Spokane County District Court judge to retire at the end of the month; former judge eyes the seat

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After 20 years on the bench, Spokane County District Court Judge Gregory Tripp is retiring at the end of September; former District Court Judge Randy Brandt, who was rejected by voters three years ago, would like to replace him. - YOUNG KWAK PHOTO
  • Young Kwak photo
  • After 20 years on the bench, Spokane County District Court Judge Gregory Tripp is retiring at the end of September; former District Court Judge Randy Brandt, who was rejected by voters three years ago, would like to replace him.

Voters narrowly rejected Randy Brandt as a Spokane County District Court judge three years ago. Now, with District Court Judge Gregory Tripp's retirement, Brandt is interested in taking over Tripp's position.

Tripp's last day is Sept. 29. Spokane County commissioners will then appoint a replacement, who will serve for the remainder of the term, ending in January 2019. The new appointed judge will have to run for re-election in 2018 to retain the spot on the bench.

Brandt, the former judge eyeing Tripp's soon-to-be-empty seat, also applied for an appointment back in 2016 after Judge Sara Derr retired; he was one of five finalists. County commissioners eventually appointed Jeff Smith, a civil attorney, to replace Derr.

Critics say that Brandt's appointment would be a finger in the eye of voters, who elected Judge Aimee Maurer over Brandt in 2014. Others, however, don't see a Brandt appointment as a complete circumvention of the democratic process.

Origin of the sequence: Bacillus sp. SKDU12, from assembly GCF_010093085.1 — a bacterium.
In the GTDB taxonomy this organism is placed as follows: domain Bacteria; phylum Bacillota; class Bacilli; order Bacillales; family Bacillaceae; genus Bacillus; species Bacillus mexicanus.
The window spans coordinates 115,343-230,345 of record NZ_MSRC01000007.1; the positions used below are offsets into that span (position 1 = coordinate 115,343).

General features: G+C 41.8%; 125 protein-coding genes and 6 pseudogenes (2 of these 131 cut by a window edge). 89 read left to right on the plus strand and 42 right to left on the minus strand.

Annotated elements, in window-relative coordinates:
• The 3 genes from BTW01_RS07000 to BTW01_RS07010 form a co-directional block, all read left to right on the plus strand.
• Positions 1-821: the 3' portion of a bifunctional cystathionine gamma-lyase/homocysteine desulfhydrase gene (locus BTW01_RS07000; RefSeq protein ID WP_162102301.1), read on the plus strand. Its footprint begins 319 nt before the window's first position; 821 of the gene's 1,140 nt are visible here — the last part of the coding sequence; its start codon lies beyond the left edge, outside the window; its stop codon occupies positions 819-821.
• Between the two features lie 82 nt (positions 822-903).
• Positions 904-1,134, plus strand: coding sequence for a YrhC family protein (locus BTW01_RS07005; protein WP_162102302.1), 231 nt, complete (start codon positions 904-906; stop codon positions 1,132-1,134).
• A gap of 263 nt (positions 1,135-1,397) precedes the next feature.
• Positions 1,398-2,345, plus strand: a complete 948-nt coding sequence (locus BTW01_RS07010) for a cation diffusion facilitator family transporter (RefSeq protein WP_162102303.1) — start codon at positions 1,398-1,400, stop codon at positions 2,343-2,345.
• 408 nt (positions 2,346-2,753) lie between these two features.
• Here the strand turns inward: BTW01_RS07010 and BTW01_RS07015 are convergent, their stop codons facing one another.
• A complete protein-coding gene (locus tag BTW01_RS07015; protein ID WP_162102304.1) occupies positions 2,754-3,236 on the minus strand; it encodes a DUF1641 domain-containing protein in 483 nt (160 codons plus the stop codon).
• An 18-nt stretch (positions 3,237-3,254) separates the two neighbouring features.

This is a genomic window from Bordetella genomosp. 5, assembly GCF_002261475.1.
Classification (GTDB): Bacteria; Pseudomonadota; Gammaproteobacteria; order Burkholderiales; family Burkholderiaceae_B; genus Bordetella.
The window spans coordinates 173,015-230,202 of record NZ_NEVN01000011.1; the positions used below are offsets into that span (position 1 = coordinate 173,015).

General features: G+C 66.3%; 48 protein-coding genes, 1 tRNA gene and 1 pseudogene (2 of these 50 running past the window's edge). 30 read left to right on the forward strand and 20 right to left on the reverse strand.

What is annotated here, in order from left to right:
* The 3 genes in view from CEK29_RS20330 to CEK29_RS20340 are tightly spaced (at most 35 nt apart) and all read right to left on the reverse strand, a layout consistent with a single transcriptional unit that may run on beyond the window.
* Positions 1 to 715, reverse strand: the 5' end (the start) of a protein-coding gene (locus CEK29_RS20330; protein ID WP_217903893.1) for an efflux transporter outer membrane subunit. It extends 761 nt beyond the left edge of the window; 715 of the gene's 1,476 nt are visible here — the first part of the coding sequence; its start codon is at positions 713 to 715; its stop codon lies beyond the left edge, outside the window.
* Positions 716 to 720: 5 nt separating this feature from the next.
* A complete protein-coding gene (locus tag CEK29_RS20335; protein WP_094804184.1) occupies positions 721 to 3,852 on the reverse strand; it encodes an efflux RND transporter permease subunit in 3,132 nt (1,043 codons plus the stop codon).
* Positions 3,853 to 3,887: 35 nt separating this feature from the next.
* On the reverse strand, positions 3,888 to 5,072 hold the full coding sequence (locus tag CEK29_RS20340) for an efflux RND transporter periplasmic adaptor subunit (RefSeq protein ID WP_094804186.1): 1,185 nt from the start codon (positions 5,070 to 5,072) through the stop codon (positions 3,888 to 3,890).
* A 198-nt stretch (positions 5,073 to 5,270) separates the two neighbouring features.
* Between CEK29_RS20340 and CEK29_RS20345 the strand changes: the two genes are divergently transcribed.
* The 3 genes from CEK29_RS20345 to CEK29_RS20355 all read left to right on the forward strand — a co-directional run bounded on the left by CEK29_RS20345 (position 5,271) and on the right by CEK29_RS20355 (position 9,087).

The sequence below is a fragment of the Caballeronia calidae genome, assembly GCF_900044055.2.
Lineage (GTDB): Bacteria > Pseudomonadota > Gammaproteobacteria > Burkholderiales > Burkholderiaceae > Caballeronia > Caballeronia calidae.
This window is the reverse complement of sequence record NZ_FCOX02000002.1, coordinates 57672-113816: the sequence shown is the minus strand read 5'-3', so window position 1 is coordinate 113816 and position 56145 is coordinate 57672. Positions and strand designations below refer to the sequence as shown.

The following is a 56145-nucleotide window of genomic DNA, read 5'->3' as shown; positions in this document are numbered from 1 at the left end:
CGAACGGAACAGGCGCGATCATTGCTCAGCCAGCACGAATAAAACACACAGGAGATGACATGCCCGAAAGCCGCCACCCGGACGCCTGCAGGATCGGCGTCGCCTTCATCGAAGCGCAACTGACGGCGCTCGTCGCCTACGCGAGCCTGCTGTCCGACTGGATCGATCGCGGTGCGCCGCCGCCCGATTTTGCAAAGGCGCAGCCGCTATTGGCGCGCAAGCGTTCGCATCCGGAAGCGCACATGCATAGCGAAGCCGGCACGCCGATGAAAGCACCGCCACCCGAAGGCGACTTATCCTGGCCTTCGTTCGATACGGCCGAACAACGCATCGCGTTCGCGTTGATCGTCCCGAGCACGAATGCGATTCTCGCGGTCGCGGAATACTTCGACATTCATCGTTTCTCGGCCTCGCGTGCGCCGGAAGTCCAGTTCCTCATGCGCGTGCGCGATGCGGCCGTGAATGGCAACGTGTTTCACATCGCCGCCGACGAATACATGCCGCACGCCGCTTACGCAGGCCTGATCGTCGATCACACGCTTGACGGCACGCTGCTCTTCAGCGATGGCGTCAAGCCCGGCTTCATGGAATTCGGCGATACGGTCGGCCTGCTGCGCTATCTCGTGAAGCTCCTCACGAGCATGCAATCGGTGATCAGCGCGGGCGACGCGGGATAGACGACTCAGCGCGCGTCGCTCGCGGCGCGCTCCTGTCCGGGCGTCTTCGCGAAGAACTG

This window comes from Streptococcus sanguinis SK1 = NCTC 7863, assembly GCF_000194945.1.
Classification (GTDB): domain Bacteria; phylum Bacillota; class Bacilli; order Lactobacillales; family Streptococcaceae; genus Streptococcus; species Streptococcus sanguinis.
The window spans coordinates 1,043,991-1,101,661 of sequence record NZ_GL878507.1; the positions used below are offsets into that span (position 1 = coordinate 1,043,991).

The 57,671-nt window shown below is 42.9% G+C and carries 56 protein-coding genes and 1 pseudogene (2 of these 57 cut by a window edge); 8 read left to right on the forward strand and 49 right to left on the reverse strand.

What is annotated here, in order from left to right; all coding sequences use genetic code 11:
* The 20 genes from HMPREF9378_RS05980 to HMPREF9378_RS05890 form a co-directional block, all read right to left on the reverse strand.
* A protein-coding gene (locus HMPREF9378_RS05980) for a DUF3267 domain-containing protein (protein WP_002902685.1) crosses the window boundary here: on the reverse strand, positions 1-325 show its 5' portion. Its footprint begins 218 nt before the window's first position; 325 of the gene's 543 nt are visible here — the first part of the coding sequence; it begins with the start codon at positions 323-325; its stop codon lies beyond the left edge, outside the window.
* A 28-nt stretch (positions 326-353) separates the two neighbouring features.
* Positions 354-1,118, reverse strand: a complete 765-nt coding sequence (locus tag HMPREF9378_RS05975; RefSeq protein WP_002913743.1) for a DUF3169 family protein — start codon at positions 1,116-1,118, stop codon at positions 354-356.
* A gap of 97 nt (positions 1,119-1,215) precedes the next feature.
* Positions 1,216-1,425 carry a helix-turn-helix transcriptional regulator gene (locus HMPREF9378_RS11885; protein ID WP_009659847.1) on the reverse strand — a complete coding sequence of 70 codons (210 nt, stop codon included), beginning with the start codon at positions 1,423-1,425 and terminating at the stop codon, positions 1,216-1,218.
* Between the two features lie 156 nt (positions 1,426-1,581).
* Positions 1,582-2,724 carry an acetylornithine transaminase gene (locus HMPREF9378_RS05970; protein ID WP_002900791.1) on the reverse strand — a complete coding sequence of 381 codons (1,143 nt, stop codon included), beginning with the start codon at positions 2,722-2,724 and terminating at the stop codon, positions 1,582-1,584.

"Once you're appointed, you have to run at the next election," says Jim Murphy, a retired Spokane judge. "I think the democratic will is certainly well served by that requirement. If the people don't feel that appointment is appropriate, they can vote [them] out."

Murphy adds: "You've got to consider the fact that you have a group of county commissioners who are part of one party or the other, and are certain to appoint someone who follows their values. It's a political process.

"The bottom line, in my opinion, is the will of the people is still there, and they have a chance to exercise that in a relatively short period of time."

Asked why he should receive the appointment this year, Brandt says his narrow defeat (he received 48 percent of the vote in November 2014) was because he was "outcampaigned," not because he was unqualified.